The above input file for the theorem, along with some added flags, leads to a proof relatively quickly in the June2006B version of Prover9, but so far, we can't confirm a proof in later versions of Prover9.

• Theorem 13: There are maximal1 and partial1 situations.

(a) ∃s(Maximal1(s))
(b) ∃s(Partial1(s))

• Theorem 14: There are maximal2 and partial2 situations.

(a) ∃s(Maximal2(s))
(b) ∃s(Partial2(s))

• Theorem 15: All worlds are maximal1.

x(World(x) → Maximal1(x))

• Theorem 16: All possible situations are consistent.

x[(Possible(x) & Situation(x)) → Consistent(x))

• Theorem 17: All worlds are possible and consistent.

(a) ∀x(World(x) → Possible(x))
(b) ∀x(World(x) → Consistent(x))

• Theorem 18: There is a unique actual world.

(a) ∃x(World(x) & Actual(x)
(b) ∀xy[(World(x) & World(y) & Actual(x) & Actual(y)) → x=y]

The following input file includes some flags that help PROVER9 find a proof of this theorem much more quickly. Next we continue with Theorem 18b:

• Theorem 19: All and only actual situations are part of the actual world.

x[(Situation(x) & Actual(s)) ↔ xwα]

• Theorem 20: A proposition is true iff it is true in the actual world.

p(pwαp)

• Theorem 21: Actual situations exemplify every property they encode.

x[(Situation(x) & Actual(x)) → ∀F(xFFx)]

• Theorem 22: A proposition p is true in the actual world iff the actual world exemplifies being such that p.

wαp ↔ [λy p]wα

• Theorem 23: A proposition p is true iff the proposition that the actual world exemplifies being such that p is true in the actual world.

p   ↔   wα⊨[λy p]wα

• Lemmas for Theorems 24b and 25a. The following lemmas are needed to simplify the proof of theorems 24b and 25a. Some of these lemmas are corollaries to the following principle which defines the logic of encoding: ◊xF → □xF.

It is important to note that the following lemmas, which are needed for theorems 24 and 25, and theorems 24 and 25 themselves, require modal reasoning with respect to the notions that have defined in object theory. Now throughout the above input files, we have been translating modal claims in object theory, of the form "□p" and "◊p", into PROVER9 claims of the form:

``` all d (Point(d) -> True(p,d)).
exists d (Point(d) & True(p,d)).
```

Notice that de introduced a variable "d" to range over points. That is because automated reasoning engines don't allow modal operators. So to translate modal claims into first-order non-modal claims these engines can process, we expand the modal claims as quantifications over points. We use points instead of worlds because the latter is a defined notion in object theory. Indeed, World(x) is first defined in Theorem 15 above, in theorem15.in.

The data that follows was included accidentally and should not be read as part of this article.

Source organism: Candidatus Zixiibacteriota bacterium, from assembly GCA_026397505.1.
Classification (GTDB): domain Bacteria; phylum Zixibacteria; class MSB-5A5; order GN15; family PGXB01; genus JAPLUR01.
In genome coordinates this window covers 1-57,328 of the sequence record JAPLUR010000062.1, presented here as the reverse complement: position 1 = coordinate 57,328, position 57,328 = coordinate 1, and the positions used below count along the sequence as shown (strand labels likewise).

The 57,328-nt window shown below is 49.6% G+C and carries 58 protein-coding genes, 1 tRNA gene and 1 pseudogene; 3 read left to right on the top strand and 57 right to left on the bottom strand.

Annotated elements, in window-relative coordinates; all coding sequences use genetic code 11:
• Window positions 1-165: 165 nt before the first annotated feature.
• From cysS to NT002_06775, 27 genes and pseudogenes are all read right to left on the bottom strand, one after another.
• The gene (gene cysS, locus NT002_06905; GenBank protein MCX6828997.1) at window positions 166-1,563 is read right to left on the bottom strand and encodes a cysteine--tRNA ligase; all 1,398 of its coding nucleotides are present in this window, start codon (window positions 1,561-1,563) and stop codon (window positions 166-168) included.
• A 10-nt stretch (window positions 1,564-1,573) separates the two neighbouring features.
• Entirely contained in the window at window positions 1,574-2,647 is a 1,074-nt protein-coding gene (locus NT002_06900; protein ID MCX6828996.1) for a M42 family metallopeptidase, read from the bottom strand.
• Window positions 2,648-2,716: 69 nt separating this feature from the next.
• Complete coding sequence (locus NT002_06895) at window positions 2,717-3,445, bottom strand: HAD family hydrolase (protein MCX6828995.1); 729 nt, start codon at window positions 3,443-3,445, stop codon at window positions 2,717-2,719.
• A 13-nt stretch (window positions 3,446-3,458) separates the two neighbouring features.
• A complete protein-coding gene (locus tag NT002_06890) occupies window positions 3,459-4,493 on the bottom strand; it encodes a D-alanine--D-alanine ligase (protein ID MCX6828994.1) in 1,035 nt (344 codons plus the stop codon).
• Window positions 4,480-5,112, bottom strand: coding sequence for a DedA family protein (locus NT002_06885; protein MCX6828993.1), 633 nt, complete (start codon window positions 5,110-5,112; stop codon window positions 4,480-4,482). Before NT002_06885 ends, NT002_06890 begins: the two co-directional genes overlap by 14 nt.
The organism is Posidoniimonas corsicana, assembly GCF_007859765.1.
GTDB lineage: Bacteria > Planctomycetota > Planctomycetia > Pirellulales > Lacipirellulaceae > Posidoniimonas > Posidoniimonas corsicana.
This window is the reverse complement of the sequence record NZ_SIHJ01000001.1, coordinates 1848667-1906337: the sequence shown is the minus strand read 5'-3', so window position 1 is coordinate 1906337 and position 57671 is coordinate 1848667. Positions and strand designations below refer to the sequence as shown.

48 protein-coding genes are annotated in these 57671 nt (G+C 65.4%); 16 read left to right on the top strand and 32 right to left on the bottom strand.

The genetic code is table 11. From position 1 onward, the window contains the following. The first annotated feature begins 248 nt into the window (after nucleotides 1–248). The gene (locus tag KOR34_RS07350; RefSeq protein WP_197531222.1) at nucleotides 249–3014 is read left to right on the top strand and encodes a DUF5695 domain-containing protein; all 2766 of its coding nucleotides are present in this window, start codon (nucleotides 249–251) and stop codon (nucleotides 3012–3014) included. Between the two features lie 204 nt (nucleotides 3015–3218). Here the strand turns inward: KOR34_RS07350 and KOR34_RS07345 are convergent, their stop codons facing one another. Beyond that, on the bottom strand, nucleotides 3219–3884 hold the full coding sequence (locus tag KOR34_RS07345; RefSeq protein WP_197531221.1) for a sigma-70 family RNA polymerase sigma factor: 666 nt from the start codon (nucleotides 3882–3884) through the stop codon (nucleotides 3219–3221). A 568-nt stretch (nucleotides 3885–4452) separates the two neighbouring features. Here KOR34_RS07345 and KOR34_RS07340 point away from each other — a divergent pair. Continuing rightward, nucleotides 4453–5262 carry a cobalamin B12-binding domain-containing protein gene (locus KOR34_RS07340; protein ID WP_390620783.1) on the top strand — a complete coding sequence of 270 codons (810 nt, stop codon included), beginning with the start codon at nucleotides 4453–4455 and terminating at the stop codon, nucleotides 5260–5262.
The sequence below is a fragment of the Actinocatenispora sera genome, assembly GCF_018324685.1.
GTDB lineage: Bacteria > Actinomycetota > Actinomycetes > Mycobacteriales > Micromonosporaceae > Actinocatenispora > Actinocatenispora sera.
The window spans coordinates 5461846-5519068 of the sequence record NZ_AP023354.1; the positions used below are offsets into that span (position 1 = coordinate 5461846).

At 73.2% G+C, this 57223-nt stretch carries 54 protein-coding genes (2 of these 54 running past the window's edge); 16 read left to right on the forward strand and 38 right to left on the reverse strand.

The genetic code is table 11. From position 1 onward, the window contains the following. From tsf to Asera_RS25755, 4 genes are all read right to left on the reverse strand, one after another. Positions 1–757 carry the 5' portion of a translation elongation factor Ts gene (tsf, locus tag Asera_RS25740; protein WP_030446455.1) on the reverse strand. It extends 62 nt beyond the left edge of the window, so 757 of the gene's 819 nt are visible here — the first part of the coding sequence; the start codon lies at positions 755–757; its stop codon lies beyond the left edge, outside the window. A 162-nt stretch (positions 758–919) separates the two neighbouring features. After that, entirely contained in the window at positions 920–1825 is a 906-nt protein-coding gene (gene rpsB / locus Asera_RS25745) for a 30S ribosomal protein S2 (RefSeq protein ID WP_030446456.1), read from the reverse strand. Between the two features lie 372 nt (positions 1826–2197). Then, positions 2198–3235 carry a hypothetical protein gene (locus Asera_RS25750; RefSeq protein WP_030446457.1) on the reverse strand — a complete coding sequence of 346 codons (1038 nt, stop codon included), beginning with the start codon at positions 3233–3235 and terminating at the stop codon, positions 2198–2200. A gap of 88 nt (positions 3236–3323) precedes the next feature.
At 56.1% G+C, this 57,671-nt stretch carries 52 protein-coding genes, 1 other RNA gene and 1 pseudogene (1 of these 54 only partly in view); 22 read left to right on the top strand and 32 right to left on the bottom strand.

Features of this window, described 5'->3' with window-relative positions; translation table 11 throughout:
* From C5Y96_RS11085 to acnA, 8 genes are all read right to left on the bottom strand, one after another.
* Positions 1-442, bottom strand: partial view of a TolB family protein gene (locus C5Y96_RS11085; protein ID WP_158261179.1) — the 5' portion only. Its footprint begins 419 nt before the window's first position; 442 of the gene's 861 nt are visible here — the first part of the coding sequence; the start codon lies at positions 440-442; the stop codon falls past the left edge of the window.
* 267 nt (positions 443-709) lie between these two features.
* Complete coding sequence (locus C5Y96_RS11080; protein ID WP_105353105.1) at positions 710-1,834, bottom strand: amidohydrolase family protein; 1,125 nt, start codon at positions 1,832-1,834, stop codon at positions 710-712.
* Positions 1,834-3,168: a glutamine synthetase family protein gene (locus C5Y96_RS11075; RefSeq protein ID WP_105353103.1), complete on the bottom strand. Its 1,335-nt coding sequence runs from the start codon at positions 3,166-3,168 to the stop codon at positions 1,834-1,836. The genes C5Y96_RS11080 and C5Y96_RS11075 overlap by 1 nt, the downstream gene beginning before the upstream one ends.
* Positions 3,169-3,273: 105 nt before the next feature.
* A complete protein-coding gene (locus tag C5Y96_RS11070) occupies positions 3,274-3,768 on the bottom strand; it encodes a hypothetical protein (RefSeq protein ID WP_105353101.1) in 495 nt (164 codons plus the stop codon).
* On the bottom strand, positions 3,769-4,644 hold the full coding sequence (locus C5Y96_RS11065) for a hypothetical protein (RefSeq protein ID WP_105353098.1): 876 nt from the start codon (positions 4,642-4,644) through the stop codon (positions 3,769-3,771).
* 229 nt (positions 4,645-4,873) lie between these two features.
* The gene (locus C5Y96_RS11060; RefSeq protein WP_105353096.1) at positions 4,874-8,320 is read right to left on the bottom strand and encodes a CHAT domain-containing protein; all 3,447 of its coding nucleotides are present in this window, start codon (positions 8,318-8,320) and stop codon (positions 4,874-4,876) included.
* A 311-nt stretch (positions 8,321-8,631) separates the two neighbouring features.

Now the final lemmas and theorems below require not only that de introduce points and translate modal claims as quantifications over points, but also that de relativize our predicates to points, for the reasoning depends on how the truth of claims involving these relativized predicates vary from point to point. That is, none of the previous theorems required us to reason about how the truth of the following varies from point to point:

```Enc(x,F)
Encp(x,p)
TrueIn(p,x)
Situation(x)
World(x)
Actual(x)
```

But the proofs of the following lemmas and theorems turn on the behavior of these defined notions within modal contexts (i.e., they turn on the behavior of these notions at various points). We must define and make use of the following notions:

```EncAt(x,F,d)
EncpAt(x,p,d)
TrueInAt(p,x,d)
SituationAt(x,d)
WorldAt(x,d)
ActualAt(x,d)
```

Remember that the variable "d" ranges over points and the language doesn't presuppose the notion of a world. The reader should be able come to understand why these notions need to be defined by studying the proofs in the original paper.

• L1: If x is possibly a world, x is necessarily a world.
World(x) → □World(x)
L1.in
modelL1.in
• L2: If a proposition p is possibly encoded in an object, it is necessarily encoded in that object.
xy p] → □xy p]
L2.in
modelL2.in
• L2, Corollary: If it is possible that p is true in x, then it is necessary that p is true in x
xp → □xp
L2-Corollary.in
modelL2-Corollary.in
• L3: Necessarily: if x is an actual world, then a proposition p is true in x iff p is true.
□[(World(x) & Actual(x)) → ∀p((xp) ↔ p)]
L3.in
modelL3.in
• L4: Necessarily, there is an actual world.
□∃x(World(x) & Actual(x))
L4.in
modelL4.in
• Theorem 24: A proposition p is necessarily true iff p is true in all worlds.

(a) □p → ∀w(wp)
(b) ∀w(wp) → □p

• Theorem 25: A proposition p is possibly true iff p is true in some world.

(a) ◊p → ∃w(wp)
(b) ∃w(wp) → ◊p

### Footnotes

1. Note for purposes of correlating terminology: In what follows, we use the term “proposition’ instead of the term “state of affairs” (the latter was used in Zalta 1993) and we talk in terms of the truth of a proposition, instead talking in terms of a state of affairs obtaining. Similarly, we will speak of propositions being “true in” situations, instead of states of affairs being “factual” in situations.